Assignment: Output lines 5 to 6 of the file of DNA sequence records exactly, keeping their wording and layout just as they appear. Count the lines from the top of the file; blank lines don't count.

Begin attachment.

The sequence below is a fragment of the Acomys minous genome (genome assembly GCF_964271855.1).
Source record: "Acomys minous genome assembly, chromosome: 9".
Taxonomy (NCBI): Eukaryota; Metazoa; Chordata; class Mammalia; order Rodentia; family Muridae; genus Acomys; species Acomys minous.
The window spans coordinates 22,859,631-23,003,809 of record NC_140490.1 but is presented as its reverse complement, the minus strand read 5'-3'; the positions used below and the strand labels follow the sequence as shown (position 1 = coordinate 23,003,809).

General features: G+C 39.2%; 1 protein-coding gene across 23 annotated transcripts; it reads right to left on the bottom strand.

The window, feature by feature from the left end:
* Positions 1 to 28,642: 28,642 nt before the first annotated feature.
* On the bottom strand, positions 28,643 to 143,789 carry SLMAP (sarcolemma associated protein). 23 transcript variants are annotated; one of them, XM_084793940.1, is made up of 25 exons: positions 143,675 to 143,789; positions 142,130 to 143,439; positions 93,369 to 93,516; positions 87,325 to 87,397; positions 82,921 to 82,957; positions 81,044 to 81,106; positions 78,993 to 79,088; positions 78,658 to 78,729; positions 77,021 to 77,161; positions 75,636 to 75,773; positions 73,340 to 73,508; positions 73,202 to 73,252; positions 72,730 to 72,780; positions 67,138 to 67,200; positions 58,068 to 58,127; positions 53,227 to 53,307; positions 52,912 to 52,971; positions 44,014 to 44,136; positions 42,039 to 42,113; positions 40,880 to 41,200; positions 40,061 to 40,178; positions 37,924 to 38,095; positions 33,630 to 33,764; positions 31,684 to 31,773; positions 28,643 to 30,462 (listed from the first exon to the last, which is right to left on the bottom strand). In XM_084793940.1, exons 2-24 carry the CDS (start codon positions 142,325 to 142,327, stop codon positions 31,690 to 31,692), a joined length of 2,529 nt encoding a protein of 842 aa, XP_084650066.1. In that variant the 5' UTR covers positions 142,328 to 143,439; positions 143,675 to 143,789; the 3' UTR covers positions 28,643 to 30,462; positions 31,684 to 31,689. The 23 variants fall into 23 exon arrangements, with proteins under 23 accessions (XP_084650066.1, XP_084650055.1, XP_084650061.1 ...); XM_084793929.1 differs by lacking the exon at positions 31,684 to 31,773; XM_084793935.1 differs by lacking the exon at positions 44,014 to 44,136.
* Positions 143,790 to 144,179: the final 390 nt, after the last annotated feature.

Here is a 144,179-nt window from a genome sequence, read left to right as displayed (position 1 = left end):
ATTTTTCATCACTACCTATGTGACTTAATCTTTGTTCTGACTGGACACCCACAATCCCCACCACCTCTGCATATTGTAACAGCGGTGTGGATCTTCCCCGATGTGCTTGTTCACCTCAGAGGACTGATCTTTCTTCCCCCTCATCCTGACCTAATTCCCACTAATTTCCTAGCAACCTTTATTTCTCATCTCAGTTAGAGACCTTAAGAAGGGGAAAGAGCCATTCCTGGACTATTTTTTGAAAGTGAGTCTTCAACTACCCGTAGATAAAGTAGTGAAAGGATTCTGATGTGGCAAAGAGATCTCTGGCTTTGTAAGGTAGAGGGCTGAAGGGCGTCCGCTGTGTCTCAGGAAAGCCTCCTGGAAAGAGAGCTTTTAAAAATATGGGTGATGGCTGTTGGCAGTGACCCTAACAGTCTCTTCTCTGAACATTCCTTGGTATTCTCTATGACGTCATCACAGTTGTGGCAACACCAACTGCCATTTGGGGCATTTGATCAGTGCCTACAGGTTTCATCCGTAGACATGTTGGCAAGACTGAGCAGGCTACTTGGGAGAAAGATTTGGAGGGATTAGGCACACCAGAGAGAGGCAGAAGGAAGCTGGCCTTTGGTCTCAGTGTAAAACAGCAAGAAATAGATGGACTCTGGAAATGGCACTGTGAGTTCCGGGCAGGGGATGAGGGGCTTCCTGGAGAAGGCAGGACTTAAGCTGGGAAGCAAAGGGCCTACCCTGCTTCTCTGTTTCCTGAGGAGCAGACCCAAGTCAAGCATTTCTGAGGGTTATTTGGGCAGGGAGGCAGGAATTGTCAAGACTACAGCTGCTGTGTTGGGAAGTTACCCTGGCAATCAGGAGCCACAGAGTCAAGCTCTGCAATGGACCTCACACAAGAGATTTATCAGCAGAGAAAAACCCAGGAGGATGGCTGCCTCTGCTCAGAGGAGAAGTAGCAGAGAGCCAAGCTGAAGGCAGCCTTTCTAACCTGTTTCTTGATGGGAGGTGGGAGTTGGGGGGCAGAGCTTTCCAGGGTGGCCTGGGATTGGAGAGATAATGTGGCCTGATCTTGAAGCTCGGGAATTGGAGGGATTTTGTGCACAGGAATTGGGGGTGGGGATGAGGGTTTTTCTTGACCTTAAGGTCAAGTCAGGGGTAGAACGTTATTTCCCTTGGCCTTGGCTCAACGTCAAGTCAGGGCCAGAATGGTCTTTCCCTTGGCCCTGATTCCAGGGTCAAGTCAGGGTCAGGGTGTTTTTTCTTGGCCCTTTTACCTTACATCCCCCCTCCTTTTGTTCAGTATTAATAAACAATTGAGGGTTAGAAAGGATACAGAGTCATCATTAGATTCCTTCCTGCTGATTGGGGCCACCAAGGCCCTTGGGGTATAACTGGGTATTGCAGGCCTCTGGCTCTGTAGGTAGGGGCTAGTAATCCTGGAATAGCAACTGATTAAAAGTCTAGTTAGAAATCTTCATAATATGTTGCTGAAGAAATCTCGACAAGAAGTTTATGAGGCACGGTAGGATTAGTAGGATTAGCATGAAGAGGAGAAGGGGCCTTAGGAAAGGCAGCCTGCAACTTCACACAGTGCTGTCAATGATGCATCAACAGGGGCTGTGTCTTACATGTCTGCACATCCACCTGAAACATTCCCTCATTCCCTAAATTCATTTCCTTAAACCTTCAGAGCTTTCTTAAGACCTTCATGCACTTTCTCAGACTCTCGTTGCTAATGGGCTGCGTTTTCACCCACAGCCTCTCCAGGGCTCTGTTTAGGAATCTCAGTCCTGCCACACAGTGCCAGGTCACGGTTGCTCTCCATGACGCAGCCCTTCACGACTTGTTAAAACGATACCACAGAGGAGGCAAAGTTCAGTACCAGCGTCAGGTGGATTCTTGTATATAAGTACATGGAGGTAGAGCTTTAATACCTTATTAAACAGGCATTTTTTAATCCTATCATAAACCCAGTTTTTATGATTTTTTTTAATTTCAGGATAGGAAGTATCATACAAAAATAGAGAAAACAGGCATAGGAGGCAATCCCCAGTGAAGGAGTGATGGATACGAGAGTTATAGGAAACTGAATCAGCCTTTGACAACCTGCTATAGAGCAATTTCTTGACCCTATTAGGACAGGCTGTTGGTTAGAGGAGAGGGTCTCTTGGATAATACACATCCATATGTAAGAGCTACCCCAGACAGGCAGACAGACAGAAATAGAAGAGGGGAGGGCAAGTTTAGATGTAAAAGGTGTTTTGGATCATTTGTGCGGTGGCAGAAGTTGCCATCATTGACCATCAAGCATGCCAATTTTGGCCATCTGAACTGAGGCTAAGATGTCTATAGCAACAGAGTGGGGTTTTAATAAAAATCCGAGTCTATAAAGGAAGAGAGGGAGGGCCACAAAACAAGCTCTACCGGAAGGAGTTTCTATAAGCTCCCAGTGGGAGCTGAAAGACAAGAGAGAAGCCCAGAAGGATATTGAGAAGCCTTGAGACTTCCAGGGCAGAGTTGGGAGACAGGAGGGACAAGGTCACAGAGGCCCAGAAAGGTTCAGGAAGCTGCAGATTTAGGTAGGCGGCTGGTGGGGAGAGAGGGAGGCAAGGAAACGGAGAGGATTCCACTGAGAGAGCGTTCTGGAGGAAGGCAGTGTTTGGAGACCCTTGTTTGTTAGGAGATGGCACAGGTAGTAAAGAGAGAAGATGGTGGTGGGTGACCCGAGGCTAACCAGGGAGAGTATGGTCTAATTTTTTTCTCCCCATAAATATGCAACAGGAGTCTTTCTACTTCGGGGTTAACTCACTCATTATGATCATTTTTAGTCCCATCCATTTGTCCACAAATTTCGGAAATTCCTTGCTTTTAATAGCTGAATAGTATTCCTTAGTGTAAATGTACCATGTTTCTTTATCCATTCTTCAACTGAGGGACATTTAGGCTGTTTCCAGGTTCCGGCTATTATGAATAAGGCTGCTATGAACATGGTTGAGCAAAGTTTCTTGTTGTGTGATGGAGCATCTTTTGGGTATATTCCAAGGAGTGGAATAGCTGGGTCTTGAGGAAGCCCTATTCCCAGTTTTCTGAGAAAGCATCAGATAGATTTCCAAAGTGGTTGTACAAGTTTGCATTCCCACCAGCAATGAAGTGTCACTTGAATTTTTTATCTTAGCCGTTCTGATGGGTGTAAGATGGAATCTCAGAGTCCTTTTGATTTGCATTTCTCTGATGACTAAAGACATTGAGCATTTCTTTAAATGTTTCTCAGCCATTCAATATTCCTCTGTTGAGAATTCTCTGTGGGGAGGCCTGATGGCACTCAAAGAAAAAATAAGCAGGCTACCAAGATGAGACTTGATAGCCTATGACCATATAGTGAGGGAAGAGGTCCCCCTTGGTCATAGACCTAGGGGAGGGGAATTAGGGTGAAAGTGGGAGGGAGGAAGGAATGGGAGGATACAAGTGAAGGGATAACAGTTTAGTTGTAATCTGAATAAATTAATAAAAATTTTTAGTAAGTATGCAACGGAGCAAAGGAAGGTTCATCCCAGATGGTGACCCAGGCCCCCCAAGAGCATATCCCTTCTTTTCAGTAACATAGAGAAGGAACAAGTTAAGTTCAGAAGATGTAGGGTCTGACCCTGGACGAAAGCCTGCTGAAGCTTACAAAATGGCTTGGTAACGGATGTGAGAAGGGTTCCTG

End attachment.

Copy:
General features: G+C 39.2%; 1 protein-coding gene across 23 annotated transcripts; it reads right to left on the bottom strand.

The window, feature by feature from the left end: